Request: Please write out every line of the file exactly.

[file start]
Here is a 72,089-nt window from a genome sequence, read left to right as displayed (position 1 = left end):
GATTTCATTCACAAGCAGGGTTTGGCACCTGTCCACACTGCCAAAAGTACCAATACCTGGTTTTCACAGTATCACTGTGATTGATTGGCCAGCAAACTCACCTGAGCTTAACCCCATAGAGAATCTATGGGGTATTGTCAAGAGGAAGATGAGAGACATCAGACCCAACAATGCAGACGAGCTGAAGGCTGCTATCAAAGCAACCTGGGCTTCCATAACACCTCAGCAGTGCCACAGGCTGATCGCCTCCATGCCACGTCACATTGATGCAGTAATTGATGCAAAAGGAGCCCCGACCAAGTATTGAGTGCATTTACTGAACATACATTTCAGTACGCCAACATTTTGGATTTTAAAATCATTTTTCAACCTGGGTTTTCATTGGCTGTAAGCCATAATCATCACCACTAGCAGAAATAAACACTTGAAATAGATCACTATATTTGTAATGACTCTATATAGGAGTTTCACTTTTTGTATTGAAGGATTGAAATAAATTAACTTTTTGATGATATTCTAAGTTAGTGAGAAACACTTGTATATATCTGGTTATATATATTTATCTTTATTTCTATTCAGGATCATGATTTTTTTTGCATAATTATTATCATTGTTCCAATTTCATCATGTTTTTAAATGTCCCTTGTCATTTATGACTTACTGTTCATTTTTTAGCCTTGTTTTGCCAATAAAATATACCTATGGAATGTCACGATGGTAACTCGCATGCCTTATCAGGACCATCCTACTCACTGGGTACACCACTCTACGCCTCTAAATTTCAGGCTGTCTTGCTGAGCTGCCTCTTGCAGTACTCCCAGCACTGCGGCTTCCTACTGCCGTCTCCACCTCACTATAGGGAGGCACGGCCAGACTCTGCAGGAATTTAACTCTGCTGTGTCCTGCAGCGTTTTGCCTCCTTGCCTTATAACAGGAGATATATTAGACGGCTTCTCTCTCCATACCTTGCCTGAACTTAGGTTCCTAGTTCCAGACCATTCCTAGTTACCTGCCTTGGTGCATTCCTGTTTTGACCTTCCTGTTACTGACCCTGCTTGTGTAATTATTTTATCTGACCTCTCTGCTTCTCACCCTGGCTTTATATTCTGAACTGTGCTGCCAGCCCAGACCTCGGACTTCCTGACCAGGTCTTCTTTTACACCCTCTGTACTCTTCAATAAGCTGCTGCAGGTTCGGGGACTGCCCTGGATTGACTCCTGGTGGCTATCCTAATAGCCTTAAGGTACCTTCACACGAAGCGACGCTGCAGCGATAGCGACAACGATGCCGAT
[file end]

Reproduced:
Here is a 72,089-nt window from a genome sequence, read left to right as displayed (position 1 = left end):
GATTTCATTCACAAGCAGGGTTTGGCACCTGTCCACACTGCCAAAAGTACCAATACCTGGTTTTCACAGTATCACTGTGATTGATTGGCCAGCAAACTCACCTGAGCTTAACCCCATAGAGAATCTATGGGGTATTGTCAAGAGGAAGATGAGAGACATCAGACCCAACAATGCAGACGAGCTGAAGGCTGCTATCAAAGCAACCTGGGCTTCCATAACACCTCAGCAGTGCCACAGGCTGATCGCCTCCATGCCACGTCACATTGATGCAGTAATTGATGCAAAAGGAGCCCCGACCAAGTATTGAGTGCATTTACTGAACATACATTTCAGTACGCCAACATTTTGGATTTTAAAATCATTTTTCAACCTGGGTTTTCATTGGCTGTAAGCCATAATCATCACCACTAGCAGAAATAAACACTTGAAATAGATCACTATATTTGTAATGACTCTATATAGGAGTTTCACTTTTTGTATTGAAGGATTGAAATAAATTAACTTTTTGATGATATTCTAAGTTAGTGAGAAACACTTGTATATATCTGGTTATATATATTTATCTTTATTTCTATTCAGGATCATGATTTTTTTTGCATAATTATTATCATTGTTCCAATTTCATCATGTTTTTAAATGTCCCTTGTCATTTATGACTTACTGTTCATTTTTTAGCCTTGTTTTGCCAATAAAATATACCTATGGAATGTCACGATGGTAACTCGCATGCCTTATCAGGACCATCCTACTCACTGGGTACACCACTCTACGCCTCTAAATTTCAGGCTGTCTTGCTGAGCTGCCTCTTGCAGTACTCCCAGCACTGCGGCTTCCTACTGCCGTCTCCACCTCACTATAGGGAGGCACGGCCAGACTCTGCAGGAATTTAACTCTGCTGTGTCCTGCAGCGTTTTGCCTCCTTGCCTTATAACAGGAGATATATTAGACGGCTTCTCTCTCCATACCTTGCCTGAACTTAGGTTCCTAGTTCCAGACCATTCCTAGTTACCTGCCTTGGTGCATTCCTGTTTTGACCTTCCTGTTACTGACCCTGCTTGTGTAATTATTTTATCTGACCTCTCTGCTTCTCACCCTGGCTTTATATTCTGAACTGTGCTGCCAGCCCAGACCTCGGACTTCCTGACCAGGTCTTCTTTTACACCCTCTGTACTCTTCAATAAGCTGCTGCAGGTTCGGGGACTGCCCTGGATTGACTCCTGGTGGCTATCCTAATAGCCTTAAGGTACCTTCACACGAAGCGACGCTGCAGCGATAGCGACAACGATGCCGAT